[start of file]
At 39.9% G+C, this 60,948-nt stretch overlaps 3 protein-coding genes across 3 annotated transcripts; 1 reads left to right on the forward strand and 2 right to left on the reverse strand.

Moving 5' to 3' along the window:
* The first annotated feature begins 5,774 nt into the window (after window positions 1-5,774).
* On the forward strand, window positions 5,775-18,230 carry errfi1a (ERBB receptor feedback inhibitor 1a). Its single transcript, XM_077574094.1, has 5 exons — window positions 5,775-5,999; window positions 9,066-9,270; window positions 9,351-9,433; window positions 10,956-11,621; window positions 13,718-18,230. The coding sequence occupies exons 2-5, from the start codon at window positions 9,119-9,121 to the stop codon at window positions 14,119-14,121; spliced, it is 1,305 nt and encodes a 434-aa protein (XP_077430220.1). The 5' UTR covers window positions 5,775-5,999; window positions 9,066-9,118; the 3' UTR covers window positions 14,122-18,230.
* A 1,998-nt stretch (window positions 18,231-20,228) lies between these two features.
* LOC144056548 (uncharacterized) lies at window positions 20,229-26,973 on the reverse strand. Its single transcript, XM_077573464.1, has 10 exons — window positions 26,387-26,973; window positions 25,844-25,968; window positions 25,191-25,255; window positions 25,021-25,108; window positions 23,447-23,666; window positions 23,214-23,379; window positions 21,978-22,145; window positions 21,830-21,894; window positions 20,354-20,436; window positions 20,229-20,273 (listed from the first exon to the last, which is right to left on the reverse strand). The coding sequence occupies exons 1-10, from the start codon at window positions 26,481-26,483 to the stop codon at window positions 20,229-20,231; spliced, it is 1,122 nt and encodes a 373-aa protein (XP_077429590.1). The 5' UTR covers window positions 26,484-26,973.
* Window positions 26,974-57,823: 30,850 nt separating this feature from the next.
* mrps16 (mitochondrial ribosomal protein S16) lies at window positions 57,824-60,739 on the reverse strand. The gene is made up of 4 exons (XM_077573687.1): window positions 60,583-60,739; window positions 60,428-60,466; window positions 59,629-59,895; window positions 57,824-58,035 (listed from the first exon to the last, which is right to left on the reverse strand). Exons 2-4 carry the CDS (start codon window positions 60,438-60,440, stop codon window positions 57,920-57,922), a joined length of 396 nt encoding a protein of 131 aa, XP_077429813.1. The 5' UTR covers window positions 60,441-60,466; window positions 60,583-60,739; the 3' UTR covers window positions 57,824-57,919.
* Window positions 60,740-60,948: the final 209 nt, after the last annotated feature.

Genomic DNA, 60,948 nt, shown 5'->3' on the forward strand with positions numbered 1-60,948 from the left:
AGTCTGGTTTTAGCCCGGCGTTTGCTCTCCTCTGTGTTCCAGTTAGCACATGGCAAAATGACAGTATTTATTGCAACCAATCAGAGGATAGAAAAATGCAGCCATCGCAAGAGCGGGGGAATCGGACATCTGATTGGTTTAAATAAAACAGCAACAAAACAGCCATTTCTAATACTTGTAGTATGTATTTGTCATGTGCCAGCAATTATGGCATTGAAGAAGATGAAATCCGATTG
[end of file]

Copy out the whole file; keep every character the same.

At 39.9% G+C, this 60,948-nt stretch overlaps 3 protein-coding genes across 3 annotated transcripts; 1 reads left to right on the forward strand and 2 right to left on the reverse strand.

Moving 5' to 3' along the window:
* The first annotated feature begins 5,774 nt into the window (after window positions 1-5,774).
* On the forward strand, window positions 5,775-18,230 carry errfi1a (ERBB receptor feedback inhibitor 1a). Its single transcript, XM_077574094.1, has 5 exons — window positions 5,775-5,999; window positions 9,066-9,270; window positions 9,351-9,433; window positions 10,956-11,621; window positions 13,718-18,230. The coding sequence occupies exons 2-5, from the start codon at window positions 9,119-9,121 to the stop codon at window positions 14,119-14,121; spliced, it is 1,305 nt and encodes a 434-aa protein (XP_077430220.1). The 5' UTR covers window positions 5,775-5,999; window positions 9,066-9,118; the 3' UTR covers window positions 14,122-18,230.
* A 1,998-nt stretch (window positions 18,231-20,228) lies between these two features.
* LOC144056548 (uncharacterized) lies at window positions 20,229-26,973 on the reverse strand. Its single transcript, XM_077573464.1, has 10 exons — window positions 26,387-26,973; window positions 25,844-25,968; window positions 25,191-25,255; window positions 25,021-25,108; window positions 23,447-23,666; window positions 23,214-23,379; window positions 21,978-22,145; window positions 21,830-21,894; window positions 20,354-20,436; window positions 20,229-20,273 (listed from the first exon to the last, which is right to left on the reverse strand). The coding sequence occupies exons 1-10, from the start codon at window positions 26,481-26,483 to the stop codon at window positions 20,229-20,231; spliced, it is 1,122 nt and encodes a 373-aa protein (XP_077429590.1). The 5' UTR covers window positions 26,484-26,973.
* Window positions 26,974-57,823: 30,850 nt separating this feature from the next.
* mrps16 (mitochondrial ribosomal protein S16) lies at window positions 57,824-60,739 on the reverse strand. The gene is made up of 4 exons (XM_077573687.1): window positions 60,583-60,739; window positions 60,428-60,466; window positions 59,629-59,895; window positions 57,824-58,035 (listed from the first exon to the last, which is right to left on the reverse strand). Exons 2-4 carry the CDS (start codon window positions 60,438-60,440, stop codon window positions 57,920-57,922), a joined length of 396 nt encoding a protein of 131 aa, XP_077429813.1. The 5' UTR covers window positions 60,441-60,466; window positions 60,583-60,739; the 3' UTR covers window positions 57,824-57,919.
* Window positions 60,740-60,948: the final 209 nt, after the last annotated feature.

Genomic DNA, 60,948 nt, shown 5'->3' on the forward strand with positions numbered 1-60,948 from the left:
AGTCTGGTTTTAGCCCGGCGTTTGCTCTCCTCTGTGTTCCAGTTAGCACATGGCAAAATGACAGTATTTATTGCAACCAATCAGAGGATAGAAAAATGCAGCCATCGCAAGAGCGGGGGAATCGGACATCTGATTGGTTTAAATAAAACAGCAACAAAACAGCCATTTCTAATACTTGTAGTATGTATTTGTCATGTGCCAGCAATTATGGCATTGAAGAAGATGAAATCCGATTG